In 1956 Badovici died, Eileen Gray had what would be her last chance to visit E.1027 but she couldn’t make it down the track to the building, she was too upset. The new owner Marie-Louise Schelbert, suspiciously another friend of Corbusier was carefully told by Corbusier that she had a masterpiece in her hands and not to throw anything away. Corbusier probably wanted it for himself but couldn’t afford it. In 1965 against the advice of his Doctor Le Corbusier went swimming in the Sea at Roquebrune-Cap-Martin in front of E-1027 and drowned.

After Marie-Louise Schelbert died in 1975 the ownership of the house went to her morphine addicted Doctor Peter Kaegli who didn’t look after the house much and was murdered there, the ownership of the house was now unclear and contested and the building left to slowly rot. Over most of the 80’s and 90’s it was locked up, in disrepair and slowly falling apart. In 1989

Le Corbusier’s “shack” has been lovingly kept as a small museum, looked after by the Commune of Roquebrune and visited by students and admirers of a glorious moment of modern architecture. A few yards away one of the purest examples of the same period [E.1027] is slowly dying.

In 2000, the French state and the municipality of Roquebrune-Cap-Martin bought the house and then declared it a monument historique. Then a non-profit organisation was formed to raise money and to restore the building, which itself was controversial.

The House is now restored open to the public, but unfortunately Corbusiers murals are also still there.

Corbusiers Superpower

It’s worth spending a little time really looking closely at what Le Corbusier did and what it meant. What happens when an Artist gains a reputation that outweighs others around so much they can impose themselves even on the others’ work? How might that power be used?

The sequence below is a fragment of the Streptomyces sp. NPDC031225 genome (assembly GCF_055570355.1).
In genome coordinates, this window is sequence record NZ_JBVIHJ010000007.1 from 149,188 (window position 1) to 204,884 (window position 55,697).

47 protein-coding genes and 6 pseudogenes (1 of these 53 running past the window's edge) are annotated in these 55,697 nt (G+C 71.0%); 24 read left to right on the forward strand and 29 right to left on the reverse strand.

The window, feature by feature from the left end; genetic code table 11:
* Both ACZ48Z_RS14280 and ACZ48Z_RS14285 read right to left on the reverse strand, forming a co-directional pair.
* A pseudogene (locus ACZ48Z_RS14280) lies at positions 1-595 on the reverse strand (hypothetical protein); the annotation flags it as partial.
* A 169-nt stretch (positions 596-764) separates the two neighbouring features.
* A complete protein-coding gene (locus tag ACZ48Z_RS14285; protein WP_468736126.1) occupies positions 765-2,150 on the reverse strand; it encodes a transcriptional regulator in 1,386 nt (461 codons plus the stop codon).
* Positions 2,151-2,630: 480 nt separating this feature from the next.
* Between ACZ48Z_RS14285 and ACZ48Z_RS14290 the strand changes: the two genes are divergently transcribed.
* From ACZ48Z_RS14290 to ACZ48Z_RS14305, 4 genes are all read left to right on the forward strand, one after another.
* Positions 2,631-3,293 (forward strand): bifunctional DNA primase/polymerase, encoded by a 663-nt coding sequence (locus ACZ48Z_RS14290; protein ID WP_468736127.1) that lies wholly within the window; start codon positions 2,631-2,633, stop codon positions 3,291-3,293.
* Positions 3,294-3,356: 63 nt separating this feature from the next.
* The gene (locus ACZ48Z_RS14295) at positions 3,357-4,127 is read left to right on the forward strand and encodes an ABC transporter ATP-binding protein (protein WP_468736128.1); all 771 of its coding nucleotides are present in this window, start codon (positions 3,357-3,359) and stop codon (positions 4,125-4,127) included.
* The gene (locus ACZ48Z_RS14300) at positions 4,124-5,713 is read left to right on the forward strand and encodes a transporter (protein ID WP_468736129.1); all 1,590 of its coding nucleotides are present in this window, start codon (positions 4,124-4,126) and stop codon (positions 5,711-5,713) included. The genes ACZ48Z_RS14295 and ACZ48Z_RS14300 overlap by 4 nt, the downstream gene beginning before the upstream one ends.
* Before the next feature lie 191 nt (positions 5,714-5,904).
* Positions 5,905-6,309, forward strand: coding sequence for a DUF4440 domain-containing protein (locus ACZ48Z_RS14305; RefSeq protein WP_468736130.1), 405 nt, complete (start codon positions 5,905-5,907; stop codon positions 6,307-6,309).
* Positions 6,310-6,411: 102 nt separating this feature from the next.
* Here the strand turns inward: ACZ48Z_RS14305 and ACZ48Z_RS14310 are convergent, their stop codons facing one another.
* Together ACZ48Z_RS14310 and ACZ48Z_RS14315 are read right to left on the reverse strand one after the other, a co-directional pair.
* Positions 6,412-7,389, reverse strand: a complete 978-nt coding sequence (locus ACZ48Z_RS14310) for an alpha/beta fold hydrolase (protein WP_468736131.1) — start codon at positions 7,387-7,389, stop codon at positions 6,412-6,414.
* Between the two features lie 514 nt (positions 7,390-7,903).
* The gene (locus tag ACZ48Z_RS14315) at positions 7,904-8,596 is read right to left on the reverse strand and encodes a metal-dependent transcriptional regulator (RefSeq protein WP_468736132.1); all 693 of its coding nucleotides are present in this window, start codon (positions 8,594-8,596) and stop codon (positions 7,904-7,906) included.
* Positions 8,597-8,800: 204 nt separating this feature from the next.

One of Le Corbusiers murals (Photo by jpmm)

Le Corbusier was the foremost avant-garde Architect in Paris, and one of only a few of international reputation at that time, and he was well aware of this fact. His murals were part destruction of Eileen Grays building and part usurping. Le Corbusier had imposed himself on E1027 forever from within with the murals and from without by cramping a masterpiece with a few of his own lesser works.

The murals are crude and sexual they don’t reflect the intent of the house on any level, and they were made like that on purpose. The naked painting of them part of the provocation.

He had by then been going to the house every summer for eight years and would go holidaying to that exact same rock face for tens of years after, clearly he had an inferiority complex about E.1027 and did what he could to insert himself into the buildings story.

Because of the close association of the site with Le Corbusier even the Villa itself was often misattributed to him. It was close to unthinkable especially when now published that someone could take the building back and remove the ‘art’ or graffiti that defaces the original work.

Like a dog pissing in the corner marking their territory, this building was now important, not because it was a great work of Architecture by Eileen Gray, but because he, Le Corbusier, had painted his artwork on the walls!

Le Corbusier’s strange relationships with women are of note here. His closeness to his mother, his lifetime marriage which he would frequently, nonchalantly abuse with numerous affairs. Perhaps Eileen Gray as a woman from the same Paris scene who seemingly effortlessly matched Corbusier and had little time for his bombastic sloganising exposed Corbs jealous weaknesses too much?

By fate almost it was in the sea below E.1027 that Le Corbusier would drown in the summer of 1965.

Back to E.1027

The Last word must go back to Eileen Gray and to the House though. There is now a friends of E.1027 group dedicated to its preservation. There have now been a handful of excellent articles about it. Eileen Gray and E.1027 have been rediscovered and it sits and welcomes us on its own terms once again.

Awnings Protecting the balcony of E.1027

Further Reading